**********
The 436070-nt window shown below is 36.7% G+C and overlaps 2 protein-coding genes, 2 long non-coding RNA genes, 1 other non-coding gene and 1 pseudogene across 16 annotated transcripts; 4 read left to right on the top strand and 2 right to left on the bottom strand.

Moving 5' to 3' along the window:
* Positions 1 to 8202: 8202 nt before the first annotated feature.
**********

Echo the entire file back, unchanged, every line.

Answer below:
The 436070-nt window shown below is 36.7% G+C and overlaps 2 protein-coding genes, 2 long non-coding RNA genes, 1 other non-coding gene and 1 pseudogene across 16 annotated transcripts; 4 read left to right on the top strand and 2 right to left on the bottom strand.

Moving 5' to 3' along the window:
* Positions 1 to 8202: 8202 nt before the first annotated feature.